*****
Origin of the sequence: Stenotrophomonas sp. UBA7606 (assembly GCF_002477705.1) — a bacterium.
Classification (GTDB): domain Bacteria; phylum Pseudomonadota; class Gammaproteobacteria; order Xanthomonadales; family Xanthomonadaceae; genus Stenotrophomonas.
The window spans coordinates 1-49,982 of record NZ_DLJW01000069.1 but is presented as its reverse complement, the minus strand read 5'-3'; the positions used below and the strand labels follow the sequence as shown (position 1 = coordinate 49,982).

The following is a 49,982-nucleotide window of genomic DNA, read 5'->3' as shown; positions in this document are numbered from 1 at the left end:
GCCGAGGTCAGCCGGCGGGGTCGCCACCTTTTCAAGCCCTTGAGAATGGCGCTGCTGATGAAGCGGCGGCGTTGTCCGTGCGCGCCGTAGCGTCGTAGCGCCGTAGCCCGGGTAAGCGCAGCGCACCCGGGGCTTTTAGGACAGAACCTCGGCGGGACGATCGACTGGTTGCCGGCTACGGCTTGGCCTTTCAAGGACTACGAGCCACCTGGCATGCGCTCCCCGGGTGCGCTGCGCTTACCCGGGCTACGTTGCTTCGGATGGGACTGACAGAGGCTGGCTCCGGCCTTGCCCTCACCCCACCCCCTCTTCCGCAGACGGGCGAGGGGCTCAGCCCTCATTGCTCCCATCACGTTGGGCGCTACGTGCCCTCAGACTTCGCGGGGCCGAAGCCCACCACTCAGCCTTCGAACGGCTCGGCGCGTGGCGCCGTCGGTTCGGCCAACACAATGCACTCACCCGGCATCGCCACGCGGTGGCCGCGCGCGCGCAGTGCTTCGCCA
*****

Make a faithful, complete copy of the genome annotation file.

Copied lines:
Origin of the sequence: Stenotrophomonas sp. UBA7606 (assembly GCF_002477705.1) — a bacterium.
Classification (GTDB): domain Bacteria; phylum Pseudomonadota; class Gammaproteobacteria; order Xanthomonadales; family Xanthomonadaceae; genus Stenotrophomonas.
The window spans coordinates 1-49,982 of record NZ_DLJW01000069.1 but is presented as its reverse complement, the minus strand read 5'-3'; the positions used below and the strand labels follow the sequence as shown (position 1 = coordinate 49,982).

The following is a 49,982-nucleotide window of genomic DNA, read 5'->3' as shown; positions in this document are numbered from 1 at the left end:
GCCGAGGTCAGCCGGCGGGGTCGCCACCTTTTCAAGCCCTTGAGAATGGCGCTGCTGATGAAGCGGCGGCGTTGTCCGTGCGCGCCGTAGCGTCGTAGCGCCGTAGCCCGGGTAAGCGCAGCGCACCCGGGGCTTTTAGGACAGAACCTCGGCGGGACGATCGACTGGTTGCCGGCTACGGCTTGGCCTTTCAAGGACTACGAGCCACCTGGCATGCGCTCCCCGGGTGCGCTGCGCTTACCCGGGCTACGTTGCTTCGGATGGGACTGACAGAGGCTGGCTCCGGCCTTGCCCTCACCCCACCCCCTCTTCCGCAGACGGGCGAGGGGCTCAGCCCTCATTGCTCCCATCACGTTGGGCGCTACGTGCCCTCAGACTTCGCGGGGCCGAAGCCCACCACTCAGCCTTCGAACGGCTCGGCGCGTGGCGCCGTCGGTTCGGCCAACACAATGCACTCACCCGGCATCGCCACGCGGTGGCCGCGCGCGCGCAGTGCTTCGCCA